Nettle Pasta

5 from 8 votes
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Uncooked nettle pasta on the cutting board.
Photo by Holly A. Heyser

While I am always on the lookout for good stinging nettle recipes, I keep coming back to nettle pasta. I first made this pretty green pasta in 2010, and it has become one of my favorite dishes for early springtime.

This particular nettle pasta is called strettine. It is a springtime favorite in Emilia Romagna, which is north of Rome and lies in the agricultural heartland of the peninsula; this is where you get that amazing parmigiana cheese and bolognese sauce we all love.

Strettine is a flat, narrow pasta enriched with eggs and chopped nettles — young nettles are loaded with vitamins and act as a spring tonic after eating so much heavy food all winter. Spinach is a good substitute.

To make it, you need to boil the nettles in salty water for a minute or two, then shock in ice water. You then chop or puree the nettles to incorporate into the pasta. It is important to chop the cooked nettles very well or you will get streaky bits in the noodles.

Or better yet, mix the chopped nettles with a little water and puree in a blender or food processor. Strettine dry pretty well, so you can make them a day ahead — don’t try to store for too long, though, or they will get brittle and break. Eat within a few days.

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What to serve your nettle pasta with?

Make enough to do two meals: First with just good fresh butter and parmigiana cheese, and then with a sugo or ragu of “white meats,” meaning chicken, pheasant, rabbit, quail, turkey, etc. The best ragu recipe I can think of is one with rabbit or chicken I call Winter Into Spring.

You can also use this basic pasta dough to make nettle ravioli.

nettle pasta recipe
5 from 8 votes

Nettle Pasta

This pasta recipe is designed for fresh or thawed nettles, but dried nettle powder also works. You'll need to adjust the water content of the recipe, however. You'll see I use no egg here. The reason is because it alters the color, and not in a good way. 
Course: Pasta
Cuisine: Italian
Servings: 8 people
Author: Hank Shaw
Prep Time: 1 hour 30 minutes
Cook Time: 5 minutes
Total Time: 1 hour 35 minutes


  • 10 ounces all-purpose flour, about 2 heaping cups
  • 4 1/2 ounces blanched nettles or spinach, about a cup


  • Depending on how old your nettles are, you will need two or three big tong-fulls of fresh nettles to get your 4 ounces. I say tong-fulls because you do not want to pick up fresh nettles, as they will sting you. Thus the name. Get a huge pot of water boiling and add a handful of salt. Grab the nettles with tongs and put them into the boiling water. Stir around and boil for 1 to 3 minutes, depending on how old they are. Fish them out with a skimmer or the tongs and immediately dump them into a big bowl with ice water in it. Once they are cool, put them in a colander to strain.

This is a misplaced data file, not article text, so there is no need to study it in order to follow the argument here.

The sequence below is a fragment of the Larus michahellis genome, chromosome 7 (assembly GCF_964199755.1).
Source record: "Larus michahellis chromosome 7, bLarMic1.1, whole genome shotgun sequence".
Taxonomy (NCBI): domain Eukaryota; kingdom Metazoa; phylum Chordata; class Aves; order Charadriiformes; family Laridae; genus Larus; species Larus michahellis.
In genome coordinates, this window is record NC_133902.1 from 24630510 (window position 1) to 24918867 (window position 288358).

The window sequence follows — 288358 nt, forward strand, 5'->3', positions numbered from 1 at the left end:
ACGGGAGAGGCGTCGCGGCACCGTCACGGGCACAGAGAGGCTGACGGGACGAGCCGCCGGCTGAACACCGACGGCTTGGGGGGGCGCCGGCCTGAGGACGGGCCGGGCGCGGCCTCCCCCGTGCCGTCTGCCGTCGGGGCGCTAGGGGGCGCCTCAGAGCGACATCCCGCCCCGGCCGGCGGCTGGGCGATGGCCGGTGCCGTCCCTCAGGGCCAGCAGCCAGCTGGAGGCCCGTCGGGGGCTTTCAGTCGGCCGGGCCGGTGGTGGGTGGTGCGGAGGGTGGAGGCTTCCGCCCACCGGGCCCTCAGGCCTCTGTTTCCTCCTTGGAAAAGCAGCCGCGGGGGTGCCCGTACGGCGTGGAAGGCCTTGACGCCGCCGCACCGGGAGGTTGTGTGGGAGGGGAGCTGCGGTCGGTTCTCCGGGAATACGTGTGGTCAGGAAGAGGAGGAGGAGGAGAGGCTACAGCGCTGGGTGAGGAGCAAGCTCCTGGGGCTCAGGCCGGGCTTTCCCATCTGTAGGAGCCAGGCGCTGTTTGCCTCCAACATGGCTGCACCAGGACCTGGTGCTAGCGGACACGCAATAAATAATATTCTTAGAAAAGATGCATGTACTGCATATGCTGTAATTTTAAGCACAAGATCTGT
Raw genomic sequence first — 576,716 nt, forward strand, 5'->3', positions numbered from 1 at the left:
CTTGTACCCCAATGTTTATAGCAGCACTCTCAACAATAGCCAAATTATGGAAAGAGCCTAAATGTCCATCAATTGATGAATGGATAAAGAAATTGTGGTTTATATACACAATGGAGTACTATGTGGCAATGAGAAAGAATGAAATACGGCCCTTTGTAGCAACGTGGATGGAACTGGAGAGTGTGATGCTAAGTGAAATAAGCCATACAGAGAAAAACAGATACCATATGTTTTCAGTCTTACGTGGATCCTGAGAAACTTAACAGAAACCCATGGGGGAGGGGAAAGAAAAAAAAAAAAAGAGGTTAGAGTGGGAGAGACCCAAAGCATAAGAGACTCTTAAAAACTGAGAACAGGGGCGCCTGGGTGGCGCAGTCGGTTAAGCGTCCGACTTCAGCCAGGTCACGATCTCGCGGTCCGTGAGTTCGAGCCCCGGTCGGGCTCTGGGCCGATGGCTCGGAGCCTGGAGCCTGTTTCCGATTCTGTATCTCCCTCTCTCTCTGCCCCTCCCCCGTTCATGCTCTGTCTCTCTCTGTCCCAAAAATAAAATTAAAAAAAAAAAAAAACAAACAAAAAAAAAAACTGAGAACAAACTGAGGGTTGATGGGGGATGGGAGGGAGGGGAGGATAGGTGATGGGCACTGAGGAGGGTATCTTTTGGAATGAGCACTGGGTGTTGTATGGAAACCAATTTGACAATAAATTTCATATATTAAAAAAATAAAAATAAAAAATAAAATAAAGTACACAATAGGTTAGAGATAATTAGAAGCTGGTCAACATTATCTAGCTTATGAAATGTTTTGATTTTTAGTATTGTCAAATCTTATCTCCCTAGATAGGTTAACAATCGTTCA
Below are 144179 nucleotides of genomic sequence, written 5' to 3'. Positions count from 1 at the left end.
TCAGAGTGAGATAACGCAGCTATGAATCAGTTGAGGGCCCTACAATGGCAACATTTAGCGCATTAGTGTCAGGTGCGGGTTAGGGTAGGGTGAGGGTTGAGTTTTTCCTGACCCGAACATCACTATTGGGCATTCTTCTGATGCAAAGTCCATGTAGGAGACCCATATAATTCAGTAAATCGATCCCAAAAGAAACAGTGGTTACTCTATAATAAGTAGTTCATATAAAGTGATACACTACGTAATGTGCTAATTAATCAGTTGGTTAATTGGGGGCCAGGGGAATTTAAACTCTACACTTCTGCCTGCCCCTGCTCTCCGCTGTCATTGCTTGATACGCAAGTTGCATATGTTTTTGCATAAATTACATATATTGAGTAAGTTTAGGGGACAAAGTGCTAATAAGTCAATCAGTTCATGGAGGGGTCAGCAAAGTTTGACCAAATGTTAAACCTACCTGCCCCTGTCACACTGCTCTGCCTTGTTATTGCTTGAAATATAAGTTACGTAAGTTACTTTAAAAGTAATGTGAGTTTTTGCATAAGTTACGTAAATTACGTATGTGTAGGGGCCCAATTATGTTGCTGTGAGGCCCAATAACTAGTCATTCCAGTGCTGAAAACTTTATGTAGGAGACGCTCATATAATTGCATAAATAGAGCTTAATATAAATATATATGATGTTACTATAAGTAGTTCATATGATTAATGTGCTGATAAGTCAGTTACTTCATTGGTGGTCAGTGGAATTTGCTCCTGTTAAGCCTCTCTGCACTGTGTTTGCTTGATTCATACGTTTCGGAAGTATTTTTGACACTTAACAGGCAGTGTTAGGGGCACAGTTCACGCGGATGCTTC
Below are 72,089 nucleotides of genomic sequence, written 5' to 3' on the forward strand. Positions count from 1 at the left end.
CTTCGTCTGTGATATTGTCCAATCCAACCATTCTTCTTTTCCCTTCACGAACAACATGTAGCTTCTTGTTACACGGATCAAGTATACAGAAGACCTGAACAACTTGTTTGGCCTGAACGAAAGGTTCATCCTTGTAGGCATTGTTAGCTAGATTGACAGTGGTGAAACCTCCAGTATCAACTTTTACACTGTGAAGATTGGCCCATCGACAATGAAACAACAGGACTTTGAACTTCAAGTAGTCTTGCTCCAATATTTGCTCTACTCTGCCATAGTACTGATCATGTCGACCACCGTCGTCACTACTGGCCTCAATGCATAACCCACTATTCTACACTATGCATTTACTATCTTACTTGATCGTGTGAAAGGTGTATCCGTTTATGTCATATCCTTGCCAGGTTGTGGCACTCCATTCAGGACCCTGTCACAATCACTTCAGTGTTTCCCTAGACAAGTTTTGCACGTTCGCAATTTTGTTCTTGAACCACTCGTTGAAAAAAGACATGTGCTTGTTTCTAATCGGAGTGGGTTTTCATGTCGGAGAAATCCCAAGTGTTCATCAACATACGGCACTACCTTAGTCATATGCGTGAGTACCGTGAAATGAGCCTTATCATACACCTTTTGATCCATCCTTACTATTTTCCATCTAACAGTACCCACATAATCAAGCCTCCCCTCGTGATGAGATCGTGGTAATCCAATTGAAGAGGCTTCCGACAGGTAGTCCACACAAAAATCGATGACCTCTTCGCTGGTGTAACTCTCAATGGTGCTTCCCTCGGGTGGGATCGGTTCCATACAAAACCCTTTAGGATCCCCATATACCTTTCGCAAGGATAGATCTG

• Remove any thick stems. Chop the nettles roughly. Puree the nettles with a little water in a blender. When you are done, add a little water into the bowl of the blender to help clean it out, but save the water -- you might need this "nettle water" if your dough is not moist enough.
  • Put the flour in a large bowl and make a well in the center. Add the nettle puree and gradually incorporate it into the flour until you get a shaggy mass. If it's too stiff add a little of the nettle water. Start folding the dough over itself until it comes together, then begin kneading. This is a medium strength dough, so you’ll need to knead for 5 to 8 minutes.
  • Cover the dough with a thin film of olive oil and wrap in plastic. Let it sit for an hour.
  • Cut off a piece of the dough and roll it out in a pasta machine. How thick? Your choice. But the traditional width for strettine is relatively thick, about a little less than 1/8 inch. This corresponds to No. 5 on my machine, which is an Atlas.
  • Once you have your sheet of pasta, you can cut it with the wide tines on your pasta cutter. That’s easy, but the real noodles are a little narrower. To hand cut your noodles, make sure the sheet is supple and cool, not sticky. If it is sticky, dust with a little flour and smooth it over the surface with your hand. Loosely roll the dough sheet up so that the slices you are about to make form long pasta. Using a sharp (it must be sharp, or you will be in trouble!) chef’s knife, cleaver or other large blade, slice the loose roll at intervals somewhere between 1/8 and 1/4 inches. Lay the pasta on the counter or board with some flour dusted on them. Repeat with the rest of the dough.